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Author Deanne flying high

PASSION FOR WRITING: Author Deanne Heron

WHEN DEANNE Heron was a little girl, she wanted to become a pilot, but teachers told her she couldn’t. Instead, she discovered a passion and a talent for writing, and these days she is soaring to new heights.

But, despite achieving success as a writer and seeing four of her books in print, the news that she was nominated for a national award sent her into a tailspin.

Deanne, from Manchester, was presented with a trophy for Female Author of Colour at the Bex Live Bexellence Awards hosted this year in Wolverhampton.


The Bexellence Enterprise and Community Awards seek to recognise the accomplishments, visibility and profile of outstanding businesses, professionals and members of the Black community.

“I was really shocked to have been nominated. I had heard about this award from previous years, and when they introduced the Author of Colour Award, I thought, ‘That’s nice, I’ll have to keep an eye on that and see who gets nominated’. When they told me it was me, I was blown away. I was so honoured. It meant a lot even if I didn’t win anything.”

She received a telephone call reminding her to attend and to wear her best dress, and by then, she could not contain her excitement.

“On the night they announced me as the winner, my head was just swimming.”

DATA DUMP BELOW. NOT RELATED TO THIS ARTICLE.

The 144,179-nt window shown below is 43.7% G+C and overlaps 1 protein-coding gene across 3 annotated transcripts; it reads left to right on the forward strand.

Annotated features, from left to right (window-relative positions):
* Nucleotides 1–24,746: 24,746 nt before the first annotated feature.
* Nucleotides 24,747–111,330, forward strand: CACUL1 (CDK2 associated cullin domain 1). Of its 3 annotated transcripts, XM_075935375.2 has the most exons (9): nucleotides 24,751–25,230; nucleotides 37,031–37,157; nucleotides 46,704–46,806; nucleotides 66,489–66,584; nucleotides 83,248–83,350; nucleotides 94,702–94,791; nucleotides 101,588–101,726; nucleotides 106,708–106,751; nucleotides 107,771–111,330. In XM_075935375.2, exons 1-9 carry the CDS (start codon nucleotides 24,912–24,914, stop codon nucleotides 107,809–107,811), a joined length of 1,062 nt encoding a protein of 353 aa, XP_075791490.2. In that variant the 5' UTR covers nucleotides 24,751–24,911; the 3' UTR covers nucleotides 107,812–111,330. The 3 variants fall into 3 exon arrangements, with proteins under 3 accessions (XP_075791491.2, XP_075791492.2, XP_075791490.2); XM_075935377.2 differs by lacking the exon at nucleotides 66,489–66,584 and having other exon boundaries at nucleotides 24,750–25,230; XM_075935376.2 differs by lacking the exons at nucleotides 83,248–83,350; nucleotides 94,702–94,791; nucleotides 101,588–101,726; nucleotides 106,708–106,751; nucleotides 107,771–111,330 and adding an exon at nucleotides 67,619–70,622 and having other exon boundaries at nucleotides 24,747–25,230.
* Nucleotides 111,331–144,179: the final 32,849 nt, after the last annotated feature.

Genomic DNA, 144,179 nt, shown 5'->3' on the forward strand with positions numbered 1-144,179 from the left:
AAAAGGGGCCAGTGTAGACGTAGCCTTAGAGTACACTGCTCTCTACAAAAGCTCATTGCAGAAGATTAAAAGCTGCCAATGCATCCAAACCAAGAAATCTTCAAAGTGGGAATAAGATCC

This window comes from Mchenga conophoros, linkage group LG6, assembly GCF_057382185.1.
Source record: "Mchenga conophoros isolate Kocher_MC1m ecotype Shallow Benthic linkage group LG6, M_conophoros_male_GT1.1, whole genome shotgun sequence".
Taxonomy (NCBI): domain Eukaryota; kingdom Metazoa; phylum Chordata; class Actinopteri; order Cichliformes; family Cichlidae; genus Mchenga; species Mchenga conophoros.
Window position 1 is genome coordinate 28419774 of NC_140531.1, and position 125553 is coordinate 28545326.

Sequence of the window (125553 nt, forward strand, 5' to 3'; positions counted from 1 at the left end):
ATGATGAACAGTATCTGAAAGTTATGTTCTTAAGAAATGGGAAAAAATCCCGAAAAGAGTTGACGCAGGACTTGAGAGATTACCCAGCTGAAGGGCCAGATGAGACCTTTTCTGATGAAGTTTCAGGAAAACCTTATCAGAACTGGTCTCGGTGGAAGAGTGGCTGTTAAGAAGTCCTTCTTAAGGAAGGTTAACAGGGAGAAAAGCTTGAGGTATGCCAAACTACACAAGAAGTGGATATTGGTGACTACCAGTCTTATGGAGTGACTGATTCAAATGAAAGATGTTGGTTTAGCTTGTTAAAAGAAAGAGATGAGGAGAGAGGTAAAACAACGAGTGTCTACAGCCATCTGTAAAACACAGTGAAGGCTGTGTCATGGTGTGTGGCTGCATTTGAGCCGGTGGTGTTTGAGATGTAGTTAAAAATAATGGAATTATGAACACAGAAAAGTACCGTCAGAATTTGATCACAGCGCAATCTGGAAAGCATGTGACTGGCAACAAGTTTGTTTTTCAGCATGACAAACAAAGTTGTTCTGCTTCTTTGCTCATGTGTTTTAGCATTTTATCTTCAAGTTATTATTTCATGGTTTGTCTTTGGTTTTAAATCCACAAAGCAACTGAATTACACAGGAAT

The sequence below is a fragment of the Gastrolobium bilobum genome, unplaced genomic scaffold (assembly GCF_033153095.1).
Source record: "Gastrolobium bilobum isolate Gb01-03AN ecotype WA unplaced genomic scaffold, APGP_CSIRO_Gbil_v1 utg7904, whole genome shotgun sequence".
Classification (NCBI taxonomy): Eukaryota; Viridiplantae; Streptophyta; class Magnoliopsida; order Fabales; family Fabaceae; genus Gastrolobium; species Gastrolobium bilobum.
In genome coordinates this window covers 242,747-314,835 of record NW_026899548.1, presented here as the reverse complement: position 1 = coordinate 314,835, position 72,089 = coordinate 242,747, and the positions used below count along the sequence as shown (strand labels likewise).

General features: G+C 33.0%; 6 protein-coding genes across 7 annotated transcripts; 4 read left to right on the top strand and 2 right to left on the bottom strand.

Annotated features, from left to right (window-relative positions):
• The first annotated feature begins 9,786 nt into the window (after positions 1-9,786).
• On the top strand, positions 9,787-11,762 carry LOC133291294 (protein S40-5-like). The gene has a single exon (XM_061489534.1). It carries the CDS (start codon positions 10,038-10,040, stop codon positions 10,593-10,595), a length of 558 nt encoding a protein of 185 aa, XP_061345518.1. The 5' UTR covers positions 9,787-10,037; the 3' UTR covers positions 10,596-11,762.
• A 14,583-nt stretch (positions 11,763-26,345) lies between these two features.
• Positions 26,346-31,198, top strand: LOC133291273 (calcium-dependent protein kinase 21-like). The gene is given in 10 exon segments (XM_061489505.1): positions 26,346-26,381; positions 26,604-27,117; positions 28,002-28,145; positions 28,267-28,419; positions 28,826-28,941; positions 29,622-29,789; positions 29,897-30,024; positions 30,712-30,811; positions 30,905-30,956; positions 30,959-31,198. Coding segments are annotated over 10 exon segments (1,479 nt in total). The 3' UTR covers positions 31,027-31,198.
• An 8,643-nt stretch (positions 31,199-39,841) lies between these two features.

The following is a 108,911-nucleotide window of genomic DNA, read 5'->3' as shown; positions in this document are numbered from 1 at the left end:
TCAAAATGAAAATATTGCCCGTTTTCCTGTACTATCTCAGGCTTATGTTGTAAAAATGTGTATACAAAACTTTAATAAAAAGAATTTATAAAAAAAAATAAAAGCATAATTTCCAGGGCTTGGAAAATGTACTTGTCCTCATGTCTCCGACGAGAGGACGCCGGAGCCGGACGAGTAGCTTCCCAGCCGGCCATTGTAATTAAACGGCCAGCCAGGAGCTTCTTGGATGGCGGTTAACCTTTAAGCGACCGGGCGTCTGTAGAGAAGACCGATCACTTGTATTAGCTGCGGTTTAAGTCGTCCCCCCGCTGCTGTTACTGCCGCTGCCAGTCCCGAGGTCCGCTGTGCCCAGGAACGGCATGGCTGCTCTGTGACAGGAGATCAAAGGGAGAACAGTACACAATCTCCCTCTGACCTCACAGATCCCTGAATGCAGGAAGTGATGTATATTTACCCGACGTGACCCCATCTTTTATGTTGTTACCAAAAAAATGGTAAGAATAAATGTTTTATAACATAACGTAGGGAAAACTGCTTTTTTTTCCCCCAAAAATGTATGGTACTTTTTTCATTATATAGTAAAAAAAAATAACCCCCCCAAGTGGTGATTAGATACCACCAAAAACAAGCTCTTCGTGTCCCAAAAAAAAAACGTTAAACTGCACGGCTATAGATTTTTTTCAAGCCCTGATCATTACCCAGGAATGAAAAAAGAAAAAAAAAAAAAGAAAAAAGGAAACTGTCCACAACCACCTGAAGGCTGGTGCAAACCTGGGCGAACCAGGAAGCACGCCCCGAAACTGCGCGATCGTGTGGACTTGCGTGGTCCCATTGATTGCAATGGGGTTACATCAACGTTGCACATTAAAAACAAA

Deanne, who turned 60 on November 1, was born in Jamaica and came to live in England in 1967 when she was just nine years of age. It was a tough era to be growing up in Britain, but it was when her family was housed in one of Europe’s largest council estates that she faced the harsh realities of racism.

As one of the first black families to be relocated to the new estate in Wythenshawe, south Manchester, integration was difficult and Deanne, who had already endured years of teasing because of her strong Jamaican accent, was singled out yet again.

Eventually, a sympathetic teacher took Deanne under his wing, encouraging her to write poetry and giving her books to take home and read.

And although her wings were clipped as a youngster when teachers dissuaded her from becoming a pilot, she has now spread them far and wide in her roles as a counsellor, trainer, foster carer and cognitive behaviour therapist.

She has published poetry and two volumes of short humorous stories, called ‘Pardner Money Stories’ in 2011 and 2012, which she has read on local radio, at community events and had published in a Jamaican newspaper.

Written in standard English along with Jamaican patois, Deanne’s stories take a whimsical look at the interactions of four generations of the extended Jamaican family in Britain.

“I was in a pardner for years, and when the lady who ran it died, it hit me that a huge part of our culture had fallen apart.

“I wanted to capture that and my happy memories of my childhood for my children and my grandchildren, because most black children don’t experience this anymore.”

Deanne’s recent landmark birthday means that she has been considering her retirement years, but rather than stopping all together, she has aspirations to “put her feet up” and write her third volume of short stories.

“Writing was always my first love. I call it my therapy. From coming here as a little girl and suffering horrendous racism, I found that poetry was a really good way of reflecting and summarising what I had experienced.

“My perfect place to write would be where my grandmother would take me – a place called Horse Wood in Portland. My plan is to retire there, but Gambia would be a close second. the Gambians love Jamaicans – every time I visit there the scenery reminds me so much of home.”

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